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Basic Income Motion Tabled By Canadian MP Gains Momentum

Over 30,000 Canadians have now signed a petition in support of a recently proposed motion for creating a Guaranteed Livable Basic Income (GLBI).

  • This comes after Angus Reid polling in June that showed that 60% of Canadians support a form of basic income beyond the current pandemic.

Driving the news: On August 10th, 2020, the New Democrat Member of Parliament for Winnipeg Centre, Leah Gazan, proposed a motion, M-46, for the implementation of a GLBI to replace the CERB.

“COVID-19 has demonstrated that we do have the resources. We must ensure all individuals in Canada can thrive in dignity and that means making investments to ensure basic human rights for all.”

Leah Gazan

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A form of Universal Basic Income (UBI), a Guaranteed Livable Basic Income aims to ensure that all Canadians, based on their location, would be given the right to meet what is considered a “living income”, for their given area, supplemented by the government.

  • For example, if the calculated living income for Kingston, Ontario is $2500 per month, and you live in Kingston and only make $2000, the government would provide you with a cheque of $500 to ensure that you would meet the requirements of a living income for Kingston, Ontario.
  • If one’s average income changes, let us say $2000 to $2250, they will then receive less in supplemental income from the government, so rather than a $500 cheque they will receive a $250 cheque.
  • As one’s income increases and becomes closer to the calculated living income for their region, the less they will receive from the government. If one’s income were to decrease and become further from the calculated living income for their region, the more they will receive from the government.
  • If at any point one were to meet or surpass the calculated living income for their region, they will no longer receive supplemental cheques from the government.

Winnipeg Centre MP Leah Gazan’s proposed GLBI:

  1. Would account for differences in regional living costs throughout Canada.
  2. Would include disabled people, seniors, people over 18, single persons, families, students, permanent residents, temporary foreign workers, and refugee claimants.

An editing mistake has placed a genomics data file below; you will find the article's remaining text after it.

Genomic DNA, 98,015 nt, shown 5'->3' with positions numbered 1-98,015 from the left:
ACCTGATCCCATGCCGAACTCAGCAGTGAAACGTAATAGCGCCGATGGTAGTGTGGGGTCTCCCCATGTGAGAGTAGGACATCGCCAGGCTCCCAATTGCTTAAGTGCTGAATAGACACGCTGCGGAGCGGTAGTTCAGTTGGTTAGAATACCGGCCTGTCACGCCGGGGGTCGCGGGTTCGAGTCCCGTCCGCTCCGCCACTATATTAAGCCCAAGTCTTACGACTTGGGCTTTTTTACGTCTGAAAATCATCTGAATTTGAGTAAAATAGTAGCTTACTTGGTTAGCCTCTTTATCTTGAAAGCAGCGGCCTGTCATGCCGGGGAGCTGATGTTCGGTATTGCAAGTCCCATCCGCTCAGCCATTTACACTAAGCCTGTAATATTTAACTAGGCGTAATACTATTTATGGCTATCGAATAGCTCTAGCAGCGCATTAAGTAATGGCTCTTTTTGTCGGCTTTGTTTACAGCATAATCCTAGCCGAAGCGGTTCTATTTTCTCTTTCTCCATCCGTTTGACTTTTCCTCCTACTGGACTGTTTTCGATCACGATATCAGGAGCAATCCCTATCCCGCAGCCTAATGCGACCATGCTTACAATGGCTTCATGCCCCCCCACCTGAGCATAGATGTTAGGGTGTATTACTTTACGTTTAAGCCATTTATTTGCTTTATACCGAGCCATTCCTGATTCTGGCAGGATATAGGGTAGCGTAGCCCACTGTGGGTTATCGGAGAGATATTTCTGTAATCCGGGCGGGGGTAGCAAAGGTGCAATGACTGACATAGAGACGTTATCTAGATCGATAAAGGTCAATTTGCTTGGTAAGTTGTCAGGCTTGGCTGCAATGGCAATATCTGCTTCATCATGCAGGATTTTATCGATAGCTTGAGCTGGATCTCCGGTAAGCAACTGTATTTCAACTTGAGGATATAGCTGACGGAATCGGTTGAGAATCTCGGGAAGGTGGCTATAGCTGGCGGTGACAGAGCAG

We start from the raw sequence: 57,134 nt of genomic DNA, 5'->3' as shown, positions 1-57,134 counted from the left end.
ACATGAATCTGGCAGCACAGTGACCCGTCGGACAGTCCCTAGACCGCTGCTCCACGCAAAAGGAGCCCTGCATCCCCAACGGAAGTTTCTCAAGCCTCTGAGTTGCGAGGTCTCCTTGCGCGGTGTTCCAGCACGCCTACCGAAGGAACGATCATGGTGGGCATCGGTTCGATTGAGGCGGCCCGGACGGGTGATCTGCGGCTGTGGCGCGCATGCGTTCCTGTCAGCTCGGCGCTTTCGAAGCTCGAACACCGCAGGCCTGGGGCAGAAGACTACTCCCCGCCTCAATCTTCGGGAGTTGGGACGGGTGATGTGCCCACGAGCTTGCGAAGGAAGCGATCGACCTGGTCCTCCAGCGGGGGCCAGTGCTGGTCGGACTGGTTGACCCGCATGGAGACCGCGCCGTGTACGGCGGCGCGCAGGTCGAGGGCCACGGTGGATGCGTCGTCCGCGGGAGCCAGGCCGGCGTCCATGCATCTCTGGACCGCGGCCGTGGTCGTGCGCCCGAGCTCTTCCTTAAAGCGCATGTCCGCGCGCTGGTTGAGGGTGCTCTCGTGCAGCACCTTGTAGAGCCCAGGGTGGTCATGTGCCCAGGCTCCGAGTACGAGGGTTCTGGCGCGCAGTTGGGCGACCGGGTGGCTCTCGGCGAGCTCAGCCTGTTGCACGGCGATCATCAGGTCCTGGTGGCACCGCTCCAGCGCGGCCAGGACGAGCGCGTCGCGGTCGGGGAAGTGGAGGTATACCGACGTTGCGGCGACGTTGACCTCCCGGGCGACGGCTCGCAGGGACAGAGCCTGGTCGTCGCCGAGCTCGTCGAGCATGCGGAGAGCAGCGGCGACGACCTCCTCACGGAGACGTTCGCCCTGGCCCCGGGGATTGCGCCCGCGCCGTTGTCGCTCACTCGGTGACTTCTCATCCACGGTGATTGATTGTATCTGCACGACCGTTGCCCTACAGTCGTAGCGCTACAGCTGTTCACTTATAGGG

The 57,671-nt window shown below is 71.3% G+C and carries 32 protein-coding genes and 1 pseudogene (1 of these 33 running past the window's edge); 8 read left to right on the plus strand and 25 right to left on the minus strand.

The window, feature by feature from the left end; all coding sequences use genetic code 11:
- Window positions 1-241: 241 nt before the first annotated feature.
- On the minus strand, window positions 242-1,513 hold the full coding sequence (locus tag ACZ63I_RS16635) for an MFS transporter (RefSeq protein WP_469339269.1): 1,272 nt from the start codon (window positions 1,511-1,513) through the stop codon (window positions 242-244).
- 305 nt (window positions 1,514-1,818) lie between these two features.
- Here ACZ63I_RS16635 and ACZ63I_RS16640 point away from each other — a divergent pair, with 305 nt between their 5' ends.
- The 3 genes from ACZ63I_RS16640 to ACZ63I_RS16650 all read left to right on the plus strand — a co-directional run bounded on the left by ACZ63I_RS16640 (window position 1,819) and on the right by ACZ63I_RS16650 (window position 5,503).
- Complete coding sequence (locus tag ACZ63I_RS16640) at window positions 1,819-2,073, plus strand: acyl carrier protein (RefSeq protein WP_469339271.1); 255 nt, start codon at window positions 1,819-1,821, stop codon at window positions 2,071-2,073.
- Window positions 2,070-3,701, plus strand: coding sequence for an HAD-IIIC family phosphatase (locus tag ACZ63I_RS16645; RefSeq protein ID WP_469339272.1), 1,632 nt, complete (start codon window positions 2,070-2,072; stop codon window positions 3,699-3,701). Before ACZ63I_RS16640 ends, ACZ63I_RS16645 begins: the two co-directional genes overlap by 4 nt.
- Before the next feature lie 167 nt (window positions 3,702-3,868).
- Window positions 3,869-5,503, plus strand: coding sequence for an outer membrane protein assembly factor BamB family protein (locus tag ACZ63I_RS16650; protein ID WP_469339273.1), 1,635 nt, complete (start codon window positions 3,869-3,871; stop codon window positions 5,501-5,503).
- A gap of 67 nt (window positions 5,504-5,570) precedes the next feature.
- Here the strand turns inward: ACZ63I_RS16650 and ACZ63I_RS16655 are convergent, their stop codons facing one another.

3. Would be provided on a regular basis.
  4. Would not require participating in education, the labour market and training to be eligible.
  5. Should not replace current or future public services.


The most recent trial in Canada for a UBI was the Ontario Basic Income Experience pilot, which was cancelled prematurely, showed successful results in that period. 

  • According to economics professor Wayne Lewchuk of McMaster University, a member of the research team, almost three-quarters of the recipients of the program kept their jobs, disproving the commonly associated myth.

“Many of those who continued working were actually able to move to better jobs, jobs that had a higher hourly wage, that had in general better working conditions, that they felt were more secure.”

  • Among recipients who stopped working, approximately 50% went back to school in pursuit of a better job.

Recipients also stated that both their mental and physical health had improved. Here are some of the numbers from 217 polled participants:

  • Almost 80% stated their overall health had improved.
  • 83% stated they felt less anxious or stressed.
  • 81% stated their self-confidence had improved.
  • Over 50% stated they utilized less tobacco.
  • 48% stated they drank less.
  • 66% stated they had formed better family relations.
  • It was also mentioned that respondents visited the hospital less and had improved housing security and diets.   

Lewchuk recounted a particular situation, in which,

“I remember one individual who said ‘Look, I was on the edge of suicide. I just felt nobody cared about me. I didn’t know how to make ends meet and now with basic income I feel like I can be part of society”.

Lastly, Lewchuk stated,

“What became clear is that as people moved to some stability their health improved, their mental health improved, their outlook on life improved”.

The Bottom Line: Motion 46 for a Guaranteed Liveable Basic Income brings forward a form of Universal Basic Income which many Canadians progressives have been calling for. Following the economic downturn due to the COVID-19 pandemic, wealth inequality has increased along with housing prices. A guaranteed liveable income could be instrumental in increasing the standard of living for low income Canadians.

  • The motion caps off a busy month for Canada’s NDP which also introduced Motion 43 for a wealth tax and Motion 1 for a Green New Deal, all as measures to improve Canada’s economic recovery following the Pandemic.
  • With the House now in recess, the motion is likely to sit on the floor for a little while before being debated for a day before Motion 46 is voted on.

The MP for Winnipeg Centre, Leah Gazan, put together a petition for a guaranteed living basic income in Canada which can be found here.

  • As of right now, the petition has received nearly 30,000 signatures over three weeks.


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